World Painted Dog Day: Celebrating exceptional work in African wild dog conservation in Zimbabwe

About the Author

Ndanatsiwa Tagwireyi is AWF’s Communications Assistant based in Harare, Zimbabwe. She believes that communication plays an overarching role in wildlife conservation and sustainable development and has the power to transform lives. More

“The threats are many,” Painted Dog Conservation (PDC) Executive Director Peter Blinston pinpointed. “Loss of quality habitat and poaching represent the biggest problems. Unless we take action to address these threats, painted dogs will become extinct in our lifetime.”

In honor of the painted dogs, the world commemorates World Painted Dog Day on August 26 each year. Painted dogs, also known as African Wild Dogs (Lycaon pictus), are the largest canids in Africa and the second largest in the world after wolves. Years ago, at least 500,000 painted dogs roamed the African continent’s wild lands, but now, approximately 6,600 wild dogs are left in the wild. 

These endangered species are listed on the International Union for Conservation of Nature (IUCN) Red List of Threatened Species. At the African Wildlife Foundation, we value the vital work being done by individuals and organizations dedicated to the protection of painted dogs amid threats such as poaching, habitat loss, and habitat fragmentation.

To reflect on painted dogs’ conservation work in Zimbabwe, we interviewed a seasoned conservationist and PDC Executive Director Peter Blinston to find out more about major milestones recorded regarding wild dog conservation.

Blinston recalls coming to Zimbabwe in 1997 to help conserve these endangered canids and the challenging journey to construct what is now known as Painted Dog Conservation (PDC). Having worked for close to three decades now since he came to Zimbabwe, he attested, "Life at the frontlines of conservation is never easy.”

PDC staff tending to a wild dog

“Dealing with multiple stakeholders, ingrained prejudice in some quarters, and a complex socio-economic climate is very taxing but ultimately rewarding, as many people and institutions locally, nationally, and internationally have been tremendous supporters, and what we have achieved at PDC would not have been possible without the support of so many,” he added.

In 2014, AWF provided funding support to the organization to support anti-poaching work. Although the painted dog threats from illegal hunting are still persistent in some areas, Blinston believes significant progress has been made.  

“The support from AWF was specifically for our ongoing anti-poaching work… We have, however, made great progress and eradicated illegal hunting activities in a number of locations adjacent to our headquarters outside Hwange National Park,” he shared.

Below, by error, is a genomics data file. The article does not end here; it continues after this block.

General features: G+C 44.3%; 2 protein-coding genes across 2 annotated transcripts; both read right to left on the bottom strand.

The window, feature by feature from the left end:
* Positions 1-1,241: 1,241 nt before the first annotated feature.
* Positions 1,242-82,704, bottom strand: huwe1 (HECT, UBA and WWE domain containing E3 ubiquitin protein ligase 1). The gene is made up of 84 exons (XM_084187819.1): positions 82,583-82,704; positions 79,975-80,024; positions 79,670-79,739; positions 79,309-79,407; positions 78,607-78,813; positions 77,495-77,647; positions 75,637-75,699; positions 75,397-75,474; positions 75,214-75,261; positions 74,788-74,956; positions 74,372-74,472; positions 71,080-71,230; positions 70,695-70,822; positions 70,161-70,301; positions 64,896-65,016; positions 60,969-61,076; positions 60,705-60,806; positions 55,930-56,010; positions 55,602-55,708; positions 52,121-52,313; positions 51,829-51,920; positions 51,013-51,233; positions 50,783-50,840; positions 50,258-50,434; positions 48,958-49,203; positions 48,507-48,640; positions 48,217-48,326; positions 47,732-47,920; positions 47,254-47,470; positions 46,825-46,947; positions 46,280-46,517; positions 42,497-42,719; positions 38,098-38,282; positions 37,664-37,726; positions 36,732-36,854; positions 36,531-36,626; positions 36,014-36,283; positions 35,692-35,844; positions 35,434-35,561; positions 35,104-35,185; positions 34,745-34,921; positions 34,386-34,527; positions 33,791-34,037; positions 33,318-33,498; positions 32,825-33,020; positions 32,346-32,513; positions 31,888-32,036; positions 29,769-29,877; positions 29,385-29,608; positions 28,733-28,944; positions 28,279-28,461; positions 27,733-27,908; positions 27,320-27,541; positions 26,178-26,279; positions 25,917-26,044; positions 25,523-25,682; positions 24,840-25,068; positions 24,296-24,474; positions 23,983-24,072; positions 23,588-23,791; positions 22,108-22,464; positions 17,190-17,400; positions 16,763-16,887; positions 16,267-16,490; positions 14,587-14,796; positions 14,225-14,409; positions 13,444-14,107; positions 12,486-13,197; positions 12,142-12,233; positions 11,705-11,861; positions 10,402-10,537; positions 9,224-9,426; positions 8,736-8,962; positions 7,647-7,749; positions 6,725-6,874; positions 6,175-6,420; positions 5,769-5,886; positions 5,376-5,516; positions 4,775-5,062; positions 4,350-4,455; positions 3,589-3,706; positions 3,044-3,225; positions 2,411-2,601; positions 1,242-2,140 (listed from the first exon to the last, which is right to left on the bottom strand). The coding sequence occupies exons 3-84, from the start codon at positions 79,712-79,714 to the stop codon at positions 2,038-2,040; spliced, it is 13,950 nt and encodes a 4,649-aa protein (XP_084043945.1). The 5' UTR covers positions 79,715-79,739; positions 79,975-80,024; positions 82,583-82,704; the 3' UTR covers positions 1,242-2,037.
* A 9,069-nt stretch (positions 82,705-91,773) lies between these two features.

Nearly a decade since 2014, PDC has been implementing various interventions to conserve painted dogs with support from other partners. “I would say with certain confidence that we are winning,” Blinston shared.

“The communities we work closely with have an understanding and tolerance of the painted dogs and indeed have been assisting us directly since 2014 to actively protect them by establishing their own Community Anti-Poaching Units,” the PDC Executive Director revealed. “We currently have four if not five packs using the so-called buffer zone outside Hwange National Park where we operate extensively. This is the first time we have had so many packs in more than 25 years.”

He reflected on the days when he did not see any packs at all outside Hwange National Park and noted that the current situation is a testament to not only PDC’s work but the work of many stakeholders who have demonstrated their commitment to work with his organization to create an environment where painted dogs can thrive. In his sentiments, the Hwange African Wild Dog population is showing signs of increasing, with a number of new packs forming and searching for territory outside of Hwange National Park.

“Overall, we estimate that the national population is reasonably stable. Some of these individuals have come from as far as Botswana, based on the collaborative work we are doing with our partners like the Botswana Predator Conservation Trust.” 

From 2017 to 2027, PDC is conducting research in the Mid-Zambezi Valley to gain insight into the demography of the painted dog population, its ecology, and its genetic composition. The Mid-Zambezi Valley is one of AWF’s priority landscapes, housing protected areas like Mana Pools National Park, Chewore Safari Area, Sapi Safari Area, and Hurungwe Safari Area, among others.

Going forward, the seasoned conservationist is adamant that priority areas like education and awareness campaigns play a pivotal role in achieving the behavior change needed to make a lasting impact on the conservation of painted dogs. He also underscored the need for communities in wildlife-rich areas to gain tangible benefits from wildlife. 

As we commemorate World Painted Dog Day, Blinston shared a message to current and future African Wild Dog conservationists: “Don’t give up! Never give up no matter what. The challenges are great and at times seem daunting, but real success is just around the corner, with so many willing stakeholders prepared to work together.”